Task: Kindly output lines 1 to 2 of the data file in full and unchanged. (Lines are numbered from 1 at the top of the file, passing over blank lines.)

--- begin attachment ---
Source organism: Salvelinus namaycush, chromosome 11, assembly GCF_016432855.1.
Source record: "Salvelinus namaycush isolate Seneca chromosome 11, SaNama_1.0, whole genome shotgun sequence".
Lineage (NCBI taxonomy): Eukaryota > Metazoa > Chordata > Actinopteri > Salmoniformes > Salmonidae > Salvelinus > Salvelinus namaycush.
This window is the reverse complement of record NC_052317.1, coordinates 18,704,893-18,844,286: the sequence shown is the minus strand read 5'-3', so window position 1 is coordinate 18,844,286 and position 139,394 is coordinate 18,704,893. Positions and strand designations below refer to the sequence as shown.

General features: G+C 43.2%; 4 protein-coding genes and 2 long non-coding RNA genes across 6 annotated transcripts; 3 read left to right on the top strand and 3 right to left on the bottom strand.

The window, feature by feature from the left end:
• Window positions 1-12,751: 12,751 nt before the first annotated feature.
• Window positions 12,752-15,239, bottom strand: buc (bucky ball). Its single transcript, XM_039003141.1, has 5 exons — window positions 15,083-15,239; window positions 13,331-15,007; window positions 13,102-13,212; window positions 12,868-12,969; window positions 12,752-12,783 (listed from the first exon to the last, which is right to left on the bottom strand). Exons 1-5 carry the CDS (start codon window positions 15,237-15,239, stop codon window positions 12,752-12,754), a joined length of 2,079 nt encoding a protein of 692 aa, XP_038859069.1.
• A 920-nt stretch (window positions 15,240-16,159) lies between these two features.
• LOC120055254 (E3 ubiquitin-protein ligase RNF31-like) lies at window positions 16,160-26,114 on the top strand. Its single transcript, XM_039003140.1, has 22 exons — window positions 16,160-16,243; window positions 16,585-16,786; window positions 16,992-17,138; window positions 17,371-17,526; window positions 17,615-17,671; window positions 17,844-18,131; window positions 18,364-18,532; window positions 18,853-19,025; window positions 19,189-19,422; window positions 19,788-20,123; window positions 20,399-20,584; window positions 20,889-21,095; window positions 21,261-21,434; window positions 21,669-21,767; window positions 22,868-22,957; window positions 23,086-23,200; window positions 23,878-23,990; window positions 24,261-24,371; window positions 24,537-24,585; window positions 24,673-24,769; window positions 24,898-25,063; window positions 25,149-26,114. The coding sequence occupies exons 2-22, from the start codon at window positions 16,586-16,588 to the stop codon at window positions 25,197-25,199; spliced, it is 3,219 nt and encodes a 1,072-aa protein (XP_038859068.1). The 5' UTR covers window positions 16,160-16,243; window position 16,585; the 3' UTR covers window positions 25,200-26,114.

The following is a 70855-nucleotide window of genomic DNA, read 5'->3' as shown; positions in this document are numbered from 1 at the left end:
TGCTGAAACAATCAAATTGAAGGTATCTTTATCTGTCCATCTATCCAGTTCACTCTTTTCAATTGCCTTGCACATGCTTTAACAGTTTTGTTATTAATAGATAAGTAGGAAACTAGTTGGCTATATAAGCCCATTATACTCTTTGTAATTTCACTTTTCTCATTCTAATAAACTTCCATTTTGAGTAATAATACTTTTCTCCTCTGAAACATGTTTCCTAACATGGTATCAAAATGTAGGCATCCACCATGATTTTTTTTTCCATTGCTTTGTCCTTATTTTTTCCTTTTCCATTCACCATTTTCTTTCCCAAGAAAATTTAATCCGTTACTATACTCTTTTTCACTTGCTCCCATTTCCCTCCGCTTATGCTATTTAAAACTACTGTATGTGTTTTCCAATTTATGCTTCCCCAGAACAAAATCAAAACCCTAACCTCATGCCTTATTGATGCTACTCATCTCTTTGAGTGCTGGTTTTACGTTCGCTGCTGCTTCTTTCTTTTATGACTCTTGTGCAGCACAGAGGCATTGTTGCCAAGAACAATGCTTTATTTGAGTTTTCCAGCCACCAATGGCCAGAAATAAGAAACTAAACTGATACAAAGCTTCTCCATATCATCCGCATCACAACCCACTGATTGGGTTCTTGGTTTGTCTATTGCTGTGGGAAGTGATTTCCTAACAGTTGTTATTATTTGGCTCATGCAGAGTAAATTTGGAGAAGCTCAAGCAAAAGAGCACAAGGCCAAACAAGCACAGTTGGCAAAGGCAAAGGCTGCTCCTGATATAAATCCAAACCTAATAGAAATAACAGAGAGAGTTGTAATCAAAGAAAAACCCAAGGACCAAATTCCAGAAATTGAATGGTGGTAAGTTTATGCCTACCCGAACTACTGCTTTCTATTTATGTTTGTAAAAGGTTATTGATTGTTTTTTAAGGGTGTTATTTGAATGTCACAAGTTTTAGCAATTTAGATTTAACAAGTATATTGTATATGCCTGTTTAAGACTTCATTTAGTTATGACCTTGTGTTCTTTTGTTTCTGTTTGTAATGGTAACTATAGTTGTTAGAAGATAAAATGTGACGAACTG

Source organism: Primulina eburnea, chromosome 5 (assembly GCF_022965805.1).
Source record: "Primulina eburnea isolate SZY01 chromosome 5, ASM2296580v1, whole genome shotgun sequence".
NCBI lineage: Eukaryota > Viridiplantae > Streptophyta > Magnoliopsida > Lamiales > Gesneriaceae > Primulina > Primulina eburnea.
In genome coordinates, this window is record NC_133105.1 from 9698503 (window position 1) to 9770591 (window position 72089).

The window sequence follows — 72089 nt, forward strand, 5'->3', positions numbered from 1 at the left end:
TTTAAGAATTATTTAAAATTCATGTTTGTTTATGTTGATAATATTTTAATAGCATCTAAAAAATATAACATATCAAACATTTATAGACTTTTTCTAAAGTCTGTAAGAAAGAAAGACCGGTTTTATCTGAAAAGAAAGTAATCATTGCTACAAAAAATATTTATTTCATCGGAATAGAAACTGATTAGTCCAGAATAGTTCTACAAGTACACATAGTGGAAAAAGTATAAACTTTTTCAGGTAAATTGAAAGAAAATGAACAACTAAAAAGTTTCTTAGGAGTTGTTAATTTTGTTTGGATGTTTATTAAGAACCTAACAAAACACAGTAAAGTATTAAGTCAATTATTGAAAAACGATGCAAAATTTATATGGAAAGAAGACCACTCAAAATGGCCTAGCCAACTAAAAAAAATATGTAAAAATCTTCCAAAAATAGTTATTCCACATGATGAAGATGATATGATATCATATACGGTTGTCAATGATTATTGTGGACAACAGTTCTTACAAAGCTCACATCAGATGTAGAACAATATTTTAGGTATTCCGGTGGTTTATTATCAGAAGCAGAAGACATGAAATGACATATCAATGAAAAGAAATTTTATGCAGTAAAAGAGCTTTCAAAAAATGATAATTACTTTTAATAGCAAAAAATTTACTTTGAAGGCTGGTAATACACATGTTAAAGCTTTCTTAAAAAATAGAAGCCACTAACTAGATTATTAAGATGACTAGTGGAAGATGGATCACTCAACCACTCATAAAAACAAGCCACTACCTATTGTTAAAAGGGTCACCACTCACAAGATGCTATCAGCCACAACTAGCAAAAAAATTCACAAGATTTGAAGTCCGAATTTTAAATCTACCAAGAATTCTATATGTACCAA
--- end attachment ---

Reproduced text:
Source organism: Salvelinus namaycush, chromosome 11, assembly GCF_016432855.1.
Source record: "Salvelinus namaycush isolate Seneca chromosome 11, SaNama_1.0, whole genome shotgun sequence".